Ap Bio Essays On Genetics
“You have your mother’s eyes.” Comparisons like this to a parent’s appearance have been heard by just about everyone—even Harry Potter. But have you ever wondered why all of your siblings got “Dad’s nose” while you have one more like your mother’s? What about those surprising traits that leave families wondering where they came from? The answers aren’t always straightforward, but the study of genetics has helped us to better understand heredity and how it works.
In this AP Biology Crash Course, we’ll discuss how heredity functions at its most basic level, and then work our way up to more complex types of inheritance.
Most people are aware that traits that a person develops throughout life (a muscular build, for example) are not passed down to that person’s children—that would be silly, right? Despite how ridiculous it may sound now, when heredity and evolution were still new ideas, some believed that these traits were heritable.
Here’s a fun story: In the 19th century, French naturalist Jean-Baptiste Lamarck was a strong proponent of this idea that you could pass down traits developed throughout life, arguing that giraffes had gained their long necks by stretching up to reach the leaves, then passing on their stretched necks to their children. Eventually, Lamarck said, the stretched neck was passed down enough times to yield the necks we see today. It might sound like one of those “how the Zebra got his stripes” tales, but at the time, it was a serious scientific hypothesis.
Unfortunately for Jean-Baptiste, the ideas of Lamarckian evolution have not borne out over time. Thanks to a history of diligent experimentation and careful breeding by various researchers, we now know that heritable traits include only those “coded” in an organism’s genes.
Before we get into the details of this Heredity AP Biology Crash Course, let’s stop a moment to define a few basic genetics terms you’ll need to understand:
Gene: A gene is a piece of genetic information that “codes” for a certain trait. Genes are made up of two alleles (usually one allele from each parent).
Allele: An allele is one of two pieces of genetic information that make up a gene. Each allele can be either dominant or recessive. Using the letter “H” for a trait like hair color, a dominant allele would be represented as a capital “H,” while a recessive allele would be represented as a lowercase “h.”
Locus: A locus is a location where a specific gene is located on a chromosome. The locus of every gene is unique, since two genes cannot occupy the same spot.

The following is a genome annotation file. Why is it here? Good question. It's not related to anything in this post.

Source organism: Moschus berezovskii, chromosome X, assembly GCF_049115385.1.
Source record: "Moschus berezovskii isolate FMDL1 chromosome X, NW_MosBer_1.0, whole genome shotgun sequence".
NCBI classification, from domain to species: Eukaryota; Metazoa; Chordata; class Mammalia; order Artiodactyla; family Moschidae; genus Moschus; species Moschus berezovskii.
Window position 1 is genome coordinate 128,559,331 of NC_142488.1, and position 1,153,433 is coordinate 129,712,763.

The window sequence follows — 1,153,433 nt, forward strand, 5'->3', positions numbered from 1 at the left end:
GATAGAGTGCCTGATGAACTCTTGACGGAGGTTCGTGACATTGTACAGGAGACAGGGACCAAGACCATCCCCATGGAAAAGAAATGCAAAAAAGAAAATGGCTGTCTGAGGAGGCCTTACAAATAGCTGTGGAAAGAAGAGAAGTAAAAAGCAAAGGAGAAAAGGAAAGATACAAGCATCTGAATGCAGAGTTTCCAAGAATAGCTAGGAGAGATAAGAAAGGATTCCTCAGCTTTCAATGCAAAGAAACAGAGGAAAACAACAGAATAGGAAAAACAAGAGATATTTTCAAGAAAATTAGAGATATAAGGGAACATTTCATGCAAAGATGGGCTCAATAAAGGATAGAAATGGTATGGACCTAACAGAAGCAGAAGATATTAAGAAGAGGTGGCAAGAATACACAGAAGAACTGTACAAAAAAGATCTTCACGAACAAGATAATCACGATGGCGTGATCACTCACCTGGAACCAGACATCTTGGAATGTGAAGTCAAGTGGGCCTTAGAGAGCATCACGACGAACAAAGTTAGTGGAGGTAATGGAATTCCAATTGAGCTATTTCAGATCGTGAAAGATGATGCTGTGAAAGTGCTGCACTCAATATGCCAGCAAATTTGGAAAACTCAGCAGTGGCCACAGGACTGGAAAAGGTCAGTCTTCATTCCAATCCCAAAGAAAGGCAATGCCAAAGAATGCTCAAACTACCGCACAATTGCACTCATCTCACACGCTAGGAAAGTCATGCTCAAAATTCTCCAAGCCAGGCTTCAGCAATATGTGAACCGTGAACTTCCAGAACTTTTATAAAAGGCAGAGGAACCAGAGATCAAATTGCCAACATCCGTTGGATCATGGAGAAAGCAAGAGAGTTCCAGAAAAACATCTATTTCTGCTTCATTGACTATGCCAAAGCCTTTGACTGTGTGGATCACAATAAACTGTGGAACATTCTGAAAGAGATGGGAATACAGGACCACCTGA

Genotype: The genotype is the genetic “code” for a given trait, which cannot necessarily be determined simply by looking at the organism in question. A dominant hair color, for example, may be produced by either a homozygous dominant (containing two dominant alleles – HH) or heterozygous dominant (containing one dominant and one recessive allele – Hh) genotype.
Phenotype: The phenotype is the outward appearance of a trait based on the expression of the genotype. The appearance of blue eyes, for example, is a phenotype.
Generation: A generation is a group of offspring that are at the same level of descent from a common ancestor. A set of parents produce one generation, then the progeny of that generation produce the next generation. A woman, her daughter, and her granddaughter, for example, would represent a span of three generations.
Mendelian Genetics and the Importance of Diversity
One of the first major naturalists to explore heredity at a strongly gene-based level was a 19th century Austrian monk named Gregor Mendel. As an abbot in his monastery, Mendel had a good amount of time and freedom to pursue his curiosities about inheritance and took to breeding garden pea plants with two colors of flowers: white and purple.
By studying the traits of multiple generations, Mendel found that inherited traits were not simply blended together, but rather passed along as separate “particles” of genetic information. These “particles” would eventually come to be known as alleles. Because of his incredible diligence and well-documented early research, many today refer to Mendel as “the father of modern genetics.”
Through his work with pea plants, Mendel determined that heredity follows two primary laws:
• Law of segregation: During the creation of sex cells (or gametes), like eggs and sperm, the two alleles of a gene segregate, and only one allele from each pair goes to each gamete. As a result, when the egg and sperm meet, the offspring will receive one full set of alleles for each of their own genes (one allele from mom, one allele from dad).